4 November 2013. Talamanca, Costa Rica - As part of the Water Security and Peace class, Professor Brian Dowd-Uribe organized a trip for twenty students to visit the Bribri community in Talamanca, Costa Rica. The indigenous community lives on the Sixaola River that separates Costa Rica and Panama and with the support of the International Union for the Conservation of Nature, is taking part in the Bi-national Commission of the Sixaola River Basin – a new governance initiative to share planning and management of the trans-boundary watershed.
"Getting in to the field is an important aspect of our curriculum here at UPEACE. It is one thing to study water governance in the classroom. It is a much deeper learning experience to learn from people and communities who are involved in these processes", said Brian Dowd-Uribe, Professor at the Department of Environment and Development at University for Peace.
After a bus-ride from Ciudad Colon to the town of Talamanca, students were led on motorized canoes down the river to the farming community of the Bribri and were met by Prishka, a local Bribri woman and leader. While dinner was being prepared, she led a discussion about the history of their community, their spiritual traditions, water security and their relationship with the river.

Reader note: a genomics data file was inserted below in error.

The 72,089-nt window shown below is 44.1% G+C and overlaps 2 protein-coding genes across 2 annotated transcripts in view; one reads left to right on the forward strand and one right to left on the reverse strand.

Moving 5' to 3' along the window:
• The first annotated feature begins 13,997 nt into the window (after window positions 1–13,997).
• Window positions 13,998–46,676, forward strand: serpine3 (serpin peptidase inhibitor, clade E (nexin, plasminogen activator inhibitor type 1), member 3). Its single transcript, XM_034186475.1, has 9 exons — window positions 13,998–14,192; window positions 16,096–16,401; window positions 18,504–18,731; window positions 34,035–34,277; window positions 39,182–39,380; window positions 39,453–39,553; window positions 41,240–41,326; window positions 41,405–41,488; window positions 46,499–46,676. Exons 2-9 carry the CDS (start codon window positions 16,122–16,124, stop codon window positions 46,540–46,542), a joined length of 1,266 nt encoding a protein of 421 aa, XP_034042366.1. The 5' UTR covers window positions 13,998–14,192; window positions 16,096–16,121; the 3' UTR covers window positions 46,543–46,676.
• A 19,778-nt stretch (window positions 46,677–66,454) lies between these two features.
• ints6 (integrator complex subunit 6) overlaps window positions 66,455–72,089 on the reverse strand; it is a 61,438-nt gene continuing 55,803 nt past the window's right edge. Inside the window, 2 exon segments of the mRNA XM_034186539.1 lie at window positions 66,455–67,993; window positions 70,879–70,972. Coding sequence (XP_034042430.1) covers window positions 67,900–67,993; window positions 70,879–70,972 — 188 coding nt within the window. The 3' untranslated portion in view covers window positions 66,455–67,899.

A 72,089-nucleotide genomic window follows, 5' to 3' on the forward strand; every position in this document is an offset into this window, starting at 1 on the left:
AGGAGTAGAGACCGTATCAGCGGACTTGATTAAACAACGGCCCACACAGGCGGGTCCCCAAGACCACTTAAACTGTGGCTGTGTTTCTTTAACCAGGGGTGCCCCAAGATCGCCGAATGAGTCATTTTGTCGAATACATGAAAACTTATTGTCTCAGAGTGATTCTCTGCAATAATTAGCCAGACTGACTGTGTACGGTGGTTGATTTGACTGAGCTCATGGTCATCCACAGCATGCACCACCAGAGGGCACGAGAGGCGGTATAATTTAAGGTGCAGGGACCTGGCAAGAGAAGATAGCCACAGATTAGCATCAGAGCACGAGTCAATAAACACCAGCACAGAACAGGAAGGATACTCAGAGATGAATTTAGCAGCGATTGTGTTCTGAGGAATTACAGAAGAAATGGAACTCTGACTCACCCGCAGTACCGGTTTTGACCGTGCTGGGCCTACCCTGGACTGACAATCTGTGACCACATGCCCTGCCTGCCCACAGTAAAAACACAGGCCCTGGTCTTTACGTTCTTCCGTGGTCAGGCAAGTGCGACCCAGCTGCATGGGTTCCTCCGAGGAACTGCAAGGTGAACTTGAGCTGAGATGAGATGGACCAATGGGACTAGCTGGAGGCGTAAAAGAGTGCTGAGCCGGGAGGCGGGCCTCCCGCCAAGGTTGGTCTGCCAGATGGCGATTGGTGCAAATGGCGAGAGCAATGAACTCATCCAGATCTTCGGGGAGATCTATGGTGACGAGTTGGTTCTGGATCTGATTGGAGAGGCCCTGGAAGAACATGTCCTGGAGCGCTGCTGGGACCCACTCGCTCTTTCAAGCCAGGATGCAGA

As Jes Walton, graduate student in the Natural Resources and Sustainable Development programme, described it “I was looking around the thatch structure as we ate a locally sourced dinner prepared by our Bribri hosts under the light of a single solar powered bulb, and thought to myself that this is what it's all about! I've always read about indigenous cosmo-visions and approaches to natural resources, but to hear it and see it in person was incredible.”
After breakfast the next day, students learned how to grind raw cacao grown on the Bribri farm and then enjoyed some homemade chocolate. The day included a walk to the newly constructed bridge, a tour of the tree nursery, and lessons in tree grafting. For lunch, students were joined by Panamanian members of the Bi-national Commission, who explained their role as “champions” in working for the joint conservation and protection of the Sixaola River.
A last stop at a nearby banana plantation allowed students to see firsthand the relationship between agriculture and water use. They left with organic pumpkins in hand from farm owner Don Carlos. Students returned from the trip to Talamanca with a contextual example of how trans-boundary water basins affect real-life communities and the complex dynamic between community, local, and bi-national governance.
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